When the Rug is Pulled: Humility, Identity, and Other Such Things

When I first began my teaching career in 2011, I prided myself on two things: my ability to connect with students and my classroom management. I wasn’t always the best lesson planner or designer of rubrics, and I certainly wasn’t always fired up about professional development and the state of education, but I could create and run a pretty healthy, happy classroom, where, in the past tense words of Sister Sledge, we were family. 

Since I was a teenager, I have connected well with children. I have a younger half brother and sister who have often felt like my own kids to me, and participating in their lives has been a joyful highlight of my own life. I spent my teens and twenties babysitting and nannying, working at camps and assisting in the classroom. Kids always gravitated toward me and wanted to talk. I made them laugh. I told them not to worry. I was never cruel. I knew how to wrangle them, and I knew how to speak to them.

When I first entered the teaching world, I will admit I had a bit of an ego about being a “favorite teacher.” Chalk some of it up to starting my career so young (while in my first year sober – am I a masochist?) and not being as comfortable in my skin; of course I wanted to be liked, and of course I wanted to be the best. But I also knew I was good at it and that to many students, I was a favorite. I remain deeply passionate about literature and writing, and I’ve got presence as an educator with a creative, silly streak, and I believe these traits carried into my ability to make learning in middle school English inspiring and rich. So yeah, the kids dug me. At least most of them. Classroom management also came naturally. My room was calm, students redirected well when off task, I rarely had to raise my voice, and the environment felt safe and positive. Not always, but pretty darn often.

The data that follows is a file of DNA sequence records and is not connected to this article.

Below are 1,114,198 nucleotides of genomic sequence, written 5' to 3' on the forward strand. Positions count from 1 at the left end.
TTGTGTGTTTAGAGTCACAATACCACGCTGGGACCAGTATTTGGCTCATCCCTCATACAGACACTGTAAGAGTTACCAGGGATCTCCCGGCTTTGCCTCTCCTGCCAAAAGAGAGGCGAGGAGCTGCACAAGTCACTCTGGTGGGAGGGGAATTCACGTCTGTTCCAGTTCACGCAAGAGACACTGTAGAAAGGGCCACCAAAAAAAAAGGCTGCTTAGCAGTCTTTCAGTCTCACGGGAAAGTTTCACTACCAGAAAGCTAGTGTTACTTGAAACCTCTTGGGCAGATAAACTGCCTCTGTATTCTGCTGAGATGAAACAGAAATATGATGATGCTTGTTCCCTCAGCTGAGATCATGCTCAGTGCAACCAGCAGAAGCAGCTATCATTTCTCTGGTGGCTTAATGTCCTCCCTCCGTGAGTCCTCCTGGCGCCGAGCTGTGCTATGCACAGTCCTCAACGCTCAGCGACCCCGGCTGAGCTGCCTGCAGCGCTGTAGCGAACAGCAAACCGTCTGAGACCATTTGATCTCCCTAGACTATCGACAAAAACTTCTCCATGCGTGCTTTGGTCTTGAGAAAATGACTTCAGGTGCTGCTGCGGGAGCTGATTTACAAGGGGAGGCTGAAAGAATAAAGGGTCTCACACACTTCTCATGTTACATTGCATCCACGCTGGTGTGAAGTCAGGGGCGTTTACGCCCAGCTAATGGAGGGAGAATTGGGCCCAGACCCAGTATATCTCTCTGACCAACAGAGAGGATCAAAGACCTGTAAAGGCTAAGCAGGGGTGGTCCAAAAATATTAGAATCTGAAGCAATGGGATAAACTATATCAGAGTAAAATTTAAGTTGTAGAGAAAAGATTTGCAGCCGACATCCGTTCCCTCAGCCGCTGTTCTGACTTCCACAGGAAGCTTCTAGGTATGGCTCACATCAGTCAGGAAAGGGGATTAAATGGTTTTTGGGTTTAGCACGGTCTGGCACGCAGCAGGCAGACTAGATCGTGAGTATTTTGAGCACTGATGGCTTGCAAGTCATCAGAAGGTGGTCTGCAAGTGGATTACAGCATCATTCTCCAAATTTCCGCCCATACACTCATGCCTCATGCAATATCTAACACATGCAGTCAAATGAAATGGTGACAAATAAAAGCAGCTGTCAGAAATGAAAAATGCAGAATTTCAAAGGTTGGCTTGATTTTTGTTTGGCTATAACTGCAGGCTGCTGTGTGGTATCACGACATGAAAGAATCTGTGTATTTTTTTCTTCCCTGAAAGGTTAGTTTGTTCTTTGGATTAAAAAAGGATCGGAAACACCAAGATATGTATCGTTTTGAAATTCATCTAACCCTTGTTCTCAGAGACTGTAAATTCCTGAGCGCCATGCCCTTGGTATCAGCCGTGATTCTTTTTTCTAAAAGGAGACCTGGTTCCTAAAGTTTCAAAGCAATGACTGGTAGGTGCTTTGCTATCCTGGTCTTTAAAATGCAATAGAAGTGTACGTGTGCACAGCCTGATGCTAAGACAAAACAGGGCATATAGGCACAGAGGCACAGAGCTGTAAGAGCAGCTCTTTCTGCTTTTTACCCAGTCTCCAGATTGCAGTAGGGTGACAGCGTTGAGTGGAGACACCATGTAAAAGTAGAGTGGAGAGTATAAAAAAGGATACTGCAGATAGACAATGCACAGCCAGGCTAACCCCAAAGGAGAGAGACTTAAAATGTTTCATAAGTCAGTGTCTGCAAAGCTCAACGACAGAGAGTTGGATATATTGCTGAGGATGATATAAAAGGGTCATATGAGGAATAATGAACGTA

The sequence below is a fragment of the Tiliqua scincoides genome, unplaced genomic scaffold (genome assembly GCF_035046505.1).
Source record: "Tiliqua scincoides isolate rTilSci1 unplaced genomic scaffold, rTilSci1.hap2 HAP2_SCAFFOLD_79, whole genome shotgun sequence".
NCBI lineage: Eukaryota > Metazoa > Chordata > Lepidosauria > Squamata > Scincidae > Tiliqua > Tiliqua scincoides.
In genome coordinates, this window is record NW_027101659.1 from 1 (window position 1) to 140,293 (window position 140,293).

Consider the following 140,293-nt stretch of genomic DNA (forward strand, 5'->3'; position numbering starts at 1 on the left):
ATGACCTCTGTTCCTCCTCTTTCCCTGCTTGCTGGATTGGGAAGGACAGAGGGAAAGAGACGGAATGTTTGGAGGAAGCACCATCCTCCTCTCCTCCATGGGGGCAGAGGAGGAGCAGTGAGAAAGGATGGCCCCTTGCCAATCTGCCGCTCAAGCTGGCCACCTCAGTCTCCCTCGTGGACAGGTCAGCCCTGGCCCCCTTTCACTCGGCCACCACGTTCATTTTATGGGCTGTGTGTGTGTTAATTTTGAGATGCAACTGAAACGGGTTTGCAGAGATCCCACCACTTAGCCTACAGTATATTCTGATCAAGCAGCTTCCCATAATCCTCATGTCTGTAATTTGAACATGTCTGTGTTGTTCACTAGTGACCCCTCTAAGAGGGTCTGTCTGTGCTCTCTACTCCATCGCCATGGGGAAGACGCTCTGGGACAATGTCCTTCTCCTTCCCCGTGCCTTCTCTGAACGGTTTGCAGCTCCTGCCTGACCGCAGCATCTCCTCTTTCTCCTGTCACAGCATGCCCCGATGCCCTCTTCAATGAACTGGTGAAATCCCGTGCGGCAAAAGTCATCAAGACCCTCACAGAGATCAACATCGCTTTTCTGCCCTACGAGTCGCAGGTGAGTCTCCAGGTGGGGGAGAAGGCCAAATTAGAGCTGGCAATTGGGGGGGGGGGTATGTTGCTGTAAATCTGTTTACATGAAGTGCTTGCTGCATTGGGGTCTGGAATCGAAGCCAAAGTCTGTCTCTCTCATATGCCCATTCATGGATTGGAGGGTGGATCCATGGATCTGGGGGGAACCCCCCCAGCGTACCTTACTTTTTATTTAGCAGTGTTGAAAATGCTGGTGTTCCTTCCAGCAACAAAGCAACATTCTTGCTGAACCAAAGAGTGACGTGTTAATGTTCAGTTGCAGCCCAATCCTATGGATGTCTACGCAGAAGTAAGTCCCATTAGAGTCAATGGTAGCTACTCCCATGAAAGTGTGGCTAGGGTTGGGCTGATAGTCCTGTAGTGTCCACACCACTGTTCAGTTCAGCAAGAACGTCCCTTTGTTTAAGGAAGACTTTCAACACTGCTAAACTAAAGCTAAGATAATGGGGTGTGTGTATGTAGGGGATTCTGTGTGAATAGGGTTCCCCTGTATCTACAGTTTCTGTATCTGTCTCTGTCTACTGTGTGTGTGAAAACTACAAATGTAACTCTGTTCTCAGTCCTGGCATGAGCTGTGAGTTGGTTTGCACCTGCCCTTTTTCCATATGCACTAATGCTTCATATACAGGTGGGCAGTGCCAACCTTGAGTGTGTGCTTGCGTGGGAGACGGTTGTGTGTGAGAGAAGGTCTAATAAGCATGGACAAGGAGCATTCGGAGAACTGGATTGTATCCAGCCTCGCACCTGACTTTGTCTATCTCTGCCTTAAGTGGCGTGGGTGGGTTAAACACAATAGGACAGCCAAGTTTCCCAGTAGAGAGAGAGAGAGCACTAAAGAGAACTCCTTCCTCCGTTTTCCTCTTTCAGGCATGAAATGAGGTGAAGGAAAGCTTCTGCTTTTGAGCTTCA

My last year of teaching at my former private school in 2015 was, in terms of student connection and creating a remarkable classroom environment, the highlight of my career thus far and an experience I will never forget. I formed incredibly special bonds with the majority of my students; a handful of the girls in particular did become a sort of family. One had me over for family dinner and (lucky her) I took her to Disneyland twice. I attended several of their birthday parties and bat mitzvahs, and a group of them dropped by one evening while in my neighborhood to say hi and catch up. Dozens of them have kept in touch with me regularly through email and social media. They have been consistently warm, kind, interested, and so so dear. What a blessing to have such a positive impact on students just entering high school. I have tried my best to always be supportive, loving, and a positive role model. I believe I have succeeded.